Rumor became shocking reality. Denial among some fans turned into voracious appetite for the whole sordid truth. A decade of whispers grew into a roar: We want more! Canseco suddenly went from steroid junkie to expert.
The public finally seems ready to get to the very bottom of what it has been watching the last 15 years: home 'roids flying out of parks in record numbers.
I'll admit that I've heard the whispers about Canseco and McGwire "juicing" as Oakland A's Bash Brothers since the late '80s. What's more, I heard rumors about Texas Rangers "juicing" even before that. So why didn't I write about it?
Not for the same reasons that sportswriters of the "Ball Four" era looked the other way. They generally felt that ballplayers' drinking and carousing had nothing to do with their performances. Those sportswriters often drank and caroused with the players. They strictly covered the games those players played.
I would have written about steroid use in baseball if I could have proved it. I did write about several Dallas Cowboys experimenting with steroids in 1982 -- including Hall of Famer Randy White and Pro Bowl defensive end John Dutton -- because they talked to me on the record about it. In those days, I was naively aware only of the potential benefits of a wonder drug that could make you stronger and faster and allow you to recover quicker.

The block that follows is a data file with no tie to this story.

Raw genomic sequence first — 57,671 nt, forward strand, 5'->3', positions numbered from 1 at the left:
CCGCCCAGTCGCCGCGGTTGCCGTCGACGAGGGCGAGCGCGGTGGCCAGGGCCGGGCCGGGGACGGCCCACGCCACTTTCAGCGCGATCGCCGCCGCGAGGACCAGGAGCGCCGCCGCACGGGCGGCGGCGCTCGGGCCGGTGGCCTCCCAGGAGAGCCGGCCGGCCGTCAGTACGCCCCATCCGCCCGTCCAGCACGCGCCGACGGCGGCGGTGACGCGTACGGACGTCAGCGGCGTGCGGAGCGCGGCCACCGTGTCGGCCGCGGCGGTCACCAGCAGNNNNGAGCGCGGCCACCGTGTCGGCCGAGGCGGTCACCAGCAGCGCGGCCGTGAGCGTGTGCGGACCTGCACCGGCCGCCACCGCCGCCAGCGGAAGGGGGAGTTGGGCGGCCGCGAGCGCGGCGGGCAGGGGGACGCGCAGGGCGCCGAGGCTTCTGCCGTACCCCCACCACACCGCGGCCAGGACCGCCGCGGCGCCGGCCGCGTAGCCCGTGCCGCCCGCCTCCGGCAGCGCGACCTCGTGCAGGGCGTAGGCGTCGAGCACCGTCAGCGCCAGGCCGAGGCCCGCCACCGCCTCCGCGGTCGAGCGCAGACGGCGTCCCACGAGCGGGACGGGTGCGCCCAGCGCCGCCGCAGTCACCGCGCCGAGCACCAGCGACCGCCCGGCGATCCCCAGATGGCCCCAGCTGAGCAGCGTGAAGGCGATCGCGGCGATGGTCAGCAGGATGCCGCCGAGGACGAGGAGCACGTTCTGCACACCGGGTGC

I had no idea about the potential deadly side effects. I don't even remember knowing that anabolic steroids were a prescription-only drug.
But you could not accuse a baseball player of acquiring and using an illegal drug without stand-up-in-court proof. And if a player confessed to you, or you witnessed a player injecting himself, or a teammate ratted him out, you couldn't get the story past your editor.
So why is Canseco hell-bent on breaking baseball's "thou shalt not snitch" commandment? Tony La Russa, who managed Canseco and McGwire -- and loves only McGwire -- told "60 Minutes" that Canseco "is in dire straits and needs the money" and "has a healthy case of envy and jealousy."
Some truth in both the alleged motives. But I saw Canseco do several interviews in 2002 in which he said he had been "blackballed" by baseball because he was suspected of being a steroid user. Which he was. But his point was that so were a whole lot of other famous players.
So to me, "Juiced" is also about revenge. If Canseco's legacy and Hall of Fame chances have been ruined, he's taking down the highly popular and protected guilty with him.
And that's fine with me.
I want baseball's dirty little secret dragged as far out into the sunlight as possible. I want every fan to hear every detail I've been hearing -- but couldn't prove -- for 20 years. I want the most casual of fans to hear Jose Canseco, MVP in 1988, say: "I would never have been a major-league caliber player without steroids ... [they] can make an average athlete into a super athlete and a super athlete incredible, legendary."
Yes, Canseco went from a 160-pound minor-leaguer to a 6-foot-4, 250-pound robo-slugger who hit 42 homers and stole 40 bases because he could run a 4.3 40.